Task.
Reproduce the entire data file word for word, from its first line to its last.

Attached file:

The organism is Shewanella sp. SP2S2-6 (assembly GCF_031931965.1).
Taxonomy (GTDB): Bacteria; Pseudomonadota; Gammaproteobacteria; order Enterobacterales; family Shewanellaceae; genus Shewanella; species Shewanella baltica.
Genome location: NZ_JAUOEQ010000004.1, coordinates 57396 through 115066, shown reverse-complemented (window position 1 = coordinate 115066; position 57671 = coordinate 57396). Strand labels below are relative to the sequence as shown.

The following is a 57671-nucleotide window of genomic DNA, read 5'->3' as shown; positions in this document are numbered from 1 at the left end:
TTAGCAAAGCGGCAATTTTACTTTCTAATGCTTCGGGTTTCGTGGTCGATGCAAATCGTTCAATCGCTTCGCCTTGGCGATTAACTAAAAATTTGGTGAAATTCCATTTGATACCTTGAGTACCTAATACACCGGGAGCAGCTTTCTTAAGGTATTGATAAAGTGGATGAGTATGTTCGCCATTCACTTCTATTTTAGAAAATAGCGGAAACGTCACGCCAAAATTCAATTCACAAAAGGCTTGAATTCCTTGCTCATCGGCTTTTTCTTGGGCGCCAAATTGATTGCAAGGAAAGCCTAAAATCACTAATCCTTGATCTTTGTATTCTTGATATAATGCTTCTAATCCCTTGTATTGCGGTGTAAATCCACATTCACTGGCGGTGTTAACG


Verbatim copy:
The organism is Shewanella sp. SP2S2-6 (assembly GCF_031931965.1).
Taxonomy (GTDB): Bacteria; Pseudomonadota; Gammaproteobacteria; order Enterobacterales; family Shewanellaceae; genus Shewanella; species Shewanella baltica.
Genome location: NZ_JAUOEQ010000004.1, coordinates 57396 through 115066, shown reverse-complemented (window position 1 = coordinate 115066; position 57671 = coordinate 57396). Strand labels below are relative to the sequence as shown.

The following is a 57671-nucleotide window of genomic DNA, read 5'->3' as shown; positions in this document are numbered from 1 at the left end:
TTAGCAAAGCGGCAATTTTACTTTCTAATGCTTCGGGTTTCGTGGTCGATGCAAATCGTTCAATCGCTTCGCCTTGGCGATTAACTAAAAATTTGGTGAAATTCCATTTGATACCTTGAGTACCTAATACACCGGGAGCAGCTTTCTTAAGGTATTGATAAAGTGGATGAGTATGTTCGCCATTCACTTCTATTTTAGAAAATAGCGGAAACGTCACGCCAAAATTCAATTCACAAAAGGCTTGAATTCCTTGCTCATCGGCTTTTTCTTGGGCGCCAAATTGATTGCAAGGAAAGCCTAAAATCACTAATCCTTGATCTTTGTATTCTTGATATAATGCTTCTAATCCCTTGTATTGCGGTGTAAATCCACATTCACTGGCGGTGTTAACG